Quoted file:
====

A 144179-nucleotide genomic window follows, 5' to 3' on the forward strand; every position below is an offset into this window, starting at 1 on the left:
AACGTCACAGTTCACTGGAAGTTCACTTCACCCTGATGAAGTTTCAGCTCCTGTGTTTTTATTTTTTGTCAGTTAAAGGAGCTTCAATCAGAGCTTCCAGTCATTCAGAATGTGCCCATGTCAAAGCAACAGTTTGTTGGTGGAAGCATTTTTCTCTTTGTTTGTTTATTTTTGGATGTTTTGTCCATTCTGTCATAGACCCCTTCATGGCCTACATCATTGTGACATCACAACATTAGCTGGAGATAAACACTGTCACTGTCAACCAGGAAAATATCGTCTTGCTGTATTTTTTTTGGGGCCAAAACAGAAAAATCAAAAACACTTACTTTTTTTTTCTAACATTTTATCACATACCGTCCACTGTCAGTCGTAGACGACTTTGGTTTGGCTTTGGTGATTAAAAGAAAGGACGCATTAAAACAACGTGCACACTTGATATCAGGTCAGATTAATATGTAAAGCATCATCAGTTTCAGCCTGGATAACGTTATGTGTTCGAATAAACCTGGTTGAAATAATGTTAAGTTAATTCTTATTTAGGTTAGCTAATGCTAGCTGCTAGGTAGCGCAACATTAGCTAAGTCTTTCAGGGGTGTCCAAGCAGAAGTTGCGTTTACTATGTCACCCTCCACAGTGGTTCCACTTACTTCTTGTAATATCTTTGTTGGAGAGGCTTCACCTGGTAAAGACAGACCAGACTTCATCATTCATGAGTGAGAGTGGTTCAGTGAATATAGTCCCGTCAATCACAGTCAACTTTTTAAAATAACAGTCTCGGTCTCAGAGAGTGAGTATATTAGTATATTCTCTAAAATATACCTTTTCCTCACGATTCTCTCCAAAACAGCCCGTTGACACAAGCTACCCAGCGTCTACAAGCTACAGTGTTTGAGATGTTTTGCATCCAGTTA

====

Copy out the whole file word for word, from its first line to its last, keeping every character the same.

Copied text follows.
A 144179-nucleotide genomic window follows, 5' to 3' on the forward strand; every position below is an offset into this window, starting at 1 on the left:
AACGTCACAGTTCACTGGAAGTTCACTTCACCCTGATGAAGTTTCAGCTCCTGTGTTTTTATTTTTTGTCAGTTAAAGGAGCTTCAATCAGAGCTTCCAGTCATTCAGAATGTGCCCATGTCAAAGCAACAGTTTGTTGGTGGAAGCATTTTTCTCTTTGTTTGTTTATTTTTGGATGTTTTGTCCATTCTGTCATAGACCCCTTCATGGCCTACATCATTGTGACATCACAACATTAGCTGGAGATAAACACTGTCACTGTCAACCAGGAAAATATCGTCTTGCTGTATTTTTTTTGGGGCCAAAACAGAAAAATCAAAAACACTTACTTTTTTTTTCTAACATTTTATCACATACCGTCCACTGTCAGTCGTAGACGACTTTGGTTTGGCTTTGGTGATTAAAAGAAAGGACGCATTAAAACAACGTGCACACTTGATATCAGGTCAGATTAATATGTAAAGCATCATCAGTTTCAGCCTGGATAACGTTATGTGTTCGAATAAACCTGGTTGAAATAATGTTAAGTTAATTCTTATTTAGGTTAGCTAATGCTAGCTGCTAGGTAGCGCAACATTAGCTAAGTCTTTCAGGGGTGTCCAAGCAGAAGTTGCGTTTACTATGTCACCCTCCACAGTGGTTCCACTTACTTCTTGTAATATCTTTGTTGGAGAGGCTTCACCTGGTAAAGACAGACCAGACTTCATCATTCATGAGTGAGAGTGGTTCAGTGAATATAGTCCCGTCAATCACAGTCAACTTTTTAAAATAACAGTCTCGGTCTCAGAGAGTGAGTATATTAGTATATTCTCTAAAATATACCTTTTCCTCACGATTCTCTCCAAAACAGCCCGTTGACACAAGCTACCCAGCGTCTACAAGCTACAGTGTTTGAGATGTTTTGCATCCAGTTA